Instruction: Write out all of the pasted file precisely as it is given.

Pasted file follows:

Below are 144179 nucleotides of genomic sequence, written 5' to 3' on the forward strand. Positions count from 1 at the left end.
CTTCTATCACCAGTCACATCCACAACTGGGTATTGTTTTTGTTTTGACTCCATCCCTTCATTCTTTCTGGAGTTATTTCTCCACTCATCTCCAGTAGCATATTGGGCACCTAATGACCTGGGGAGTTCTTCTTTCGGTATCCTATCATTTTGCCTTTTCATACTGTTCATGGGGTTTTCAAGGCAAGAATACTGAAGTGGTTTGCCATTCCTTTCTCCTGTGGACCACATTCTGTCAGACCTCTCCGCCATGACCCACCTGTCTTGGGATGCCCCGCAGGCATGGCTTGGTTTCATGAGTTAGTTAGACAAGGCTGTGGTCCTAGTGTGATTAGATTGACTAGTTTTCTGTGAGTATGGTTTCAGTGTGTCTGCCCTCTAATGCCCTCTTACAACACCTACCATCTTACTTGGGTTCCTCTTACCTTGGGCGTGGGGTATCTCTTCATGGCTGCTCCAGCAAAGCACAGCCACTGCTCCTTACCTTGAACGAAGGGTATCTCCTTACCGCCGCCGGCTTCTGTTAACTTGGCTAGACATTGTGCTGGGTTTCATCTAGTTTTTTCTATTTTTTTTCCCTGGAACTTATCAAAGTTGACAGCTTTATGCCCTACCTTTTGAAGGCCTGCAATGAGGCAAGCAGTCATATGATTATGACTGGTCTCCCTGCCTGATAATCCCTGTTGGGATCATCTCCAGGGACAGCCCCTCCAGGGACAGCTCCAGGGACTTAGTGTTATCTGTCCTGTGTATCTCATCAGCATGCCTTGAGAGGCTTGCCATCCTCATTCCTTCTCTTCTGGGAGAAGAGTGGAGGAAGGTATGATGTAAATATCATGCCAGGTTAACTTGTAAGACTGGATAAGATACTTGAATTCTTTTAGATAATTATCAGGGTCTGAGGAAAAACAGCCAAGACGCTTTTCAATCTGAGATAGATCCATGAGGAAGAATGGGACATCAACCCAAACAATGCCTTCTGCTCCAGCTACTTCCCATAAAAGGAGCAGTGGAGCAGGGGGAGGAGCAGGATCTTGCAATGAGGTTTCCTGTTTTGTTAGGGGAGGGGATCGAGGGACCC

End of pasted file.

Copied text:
Below are 144179 nucleotides of genomic sequence, written 5' to 3' on the forward strand. Positions count from 1 at the left end.
CTTCTATCACCAGTCACATCCACAACTGGGTATTGTTTTTGTTTTGACTCCATCCCTTCATTCTTTCTGGAGTTATTTCTCCACTCATCTCCAGTAGCATATTGGGCACCTAATGACCTGGGGAGTTCTTCTTTCGGTATCCTATCATTTTGCCTTTTCATACTGTTCATGGGGTTTTCAAGGCAAGAATACTGAAGTGGTTTGCCATTCCTTTCTCCTGTGGACCACATTCTGTCAGACCTCTCCGCCATGACCCACCTGTCTTGGGATGCCCCGCAGGCATGGCTTGGTTTCATGAGTTAGTTAGACAAGGCTGTGGTCCTAGTGTGATTAGATTGACTAGTTTTCTGTGAGTATGGTTTCAGTGTGTCTGCCCTCTAATGCCCTCTTACAACACCTACCATCTTACTTGGGTTCCTCTTACCTTGGGCGTGGGGTATCTCTTCATGGCTGCTCCAGCAAAGCACAGCCACTGCTCCTTACCTTGAACGAAGGGTATCTCCTTACCGCCGCCGGCTTCTGTTAACTTGGCTAGACATTGTGCTGGGTTTCATCTAGTTTTTTCTATTTTTTTTCCCTGGAACTTATCAAAGTTGACAGCTTTATGCCCTACCTTTTGAAGGCCTGCAATGAGGCAAGCAGTCATATGATTATGACTGGTCTCCCTGCCTGATAATCCCTGTTGGGATCATCTCCAGGGACAGCCCCTCCAGGGACAGCTCCAGGGACTTAGTGTTATCTGTCCTGTGTATCTCATCAGCATGCCTTGAGAGGCTTGCCATCCTCATTCCTTCTCTTCTGGGAGAAGAGTGGAGGAAGGTATGATGTAAATATCATGCCAGGTTAACTTGTAAGACTGGATAAGATACTTGAATTCTTTTAGATAATTATCAGGGTCTGAGGAAAAACAGCCAAGACGCTTTTCAATCTGAGATAGATCCATGAGGAAGAATGGGACATCAACCCAAACAATGCCTTCTGCTCCAGCTACTTCCCATAAAAGGAGCAGTGGAGCAGGGGGAGGAGCAGGATCTTGCAATGAGGTTTCCTGTTTTGTTAGGGGAGGGGATCGAGGGACCC